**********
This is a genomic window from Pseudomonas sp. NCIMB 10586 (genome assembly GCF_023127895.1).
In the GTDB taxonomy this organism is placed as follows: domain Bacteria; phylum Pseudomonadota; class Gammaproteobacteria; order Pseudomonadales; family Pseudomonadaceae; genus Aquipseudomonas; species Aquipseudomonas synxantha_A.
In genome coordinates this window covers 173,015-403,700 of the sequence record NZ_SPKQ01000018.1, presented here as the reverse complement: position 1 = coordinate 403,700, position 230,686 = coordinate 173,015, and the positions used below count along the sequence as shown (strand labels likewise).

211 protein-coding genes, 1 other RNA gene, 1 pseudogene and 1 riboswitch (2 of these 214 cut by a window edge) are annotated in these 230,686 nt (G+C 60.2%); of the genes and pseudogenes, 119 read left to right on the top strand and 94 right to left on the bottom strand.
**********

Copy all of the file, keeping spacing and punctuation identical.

This is a genomic window from Pseudomonas sp. NCIMB 10586 (genome assembly GCF_023127895.1).
In the GTDB taxonomy this organism is placed as follows: domain Bacteria; phylum Pseudomonadota; class Gammaproteobacteria; order Pseudomonadales; family Pseudomonadaceae; genus Aquipseudomonas; species Aquipseudomonas synxantha_A.
In genome coordinates this window covers 173,015-403,700 of the sequence record NZ_SPKQ01000018.1, presented here as the reverse complement: position 1 = coordinate 403,700, position 230,686 = coordinate 173,015, and the positions used below count along the sequence as shown (strand labels likewise).

211 protein-coding genes, 1 other RNA gene, 1 pseudogene and 1 riboswitch (2 of these 214 cut by a window edge) are annotated in these 230,686 nt (G+C 60.2%); of the genes and pseudogenes, 119 read left to right on the top strand and 94 right to left on the bottom strand.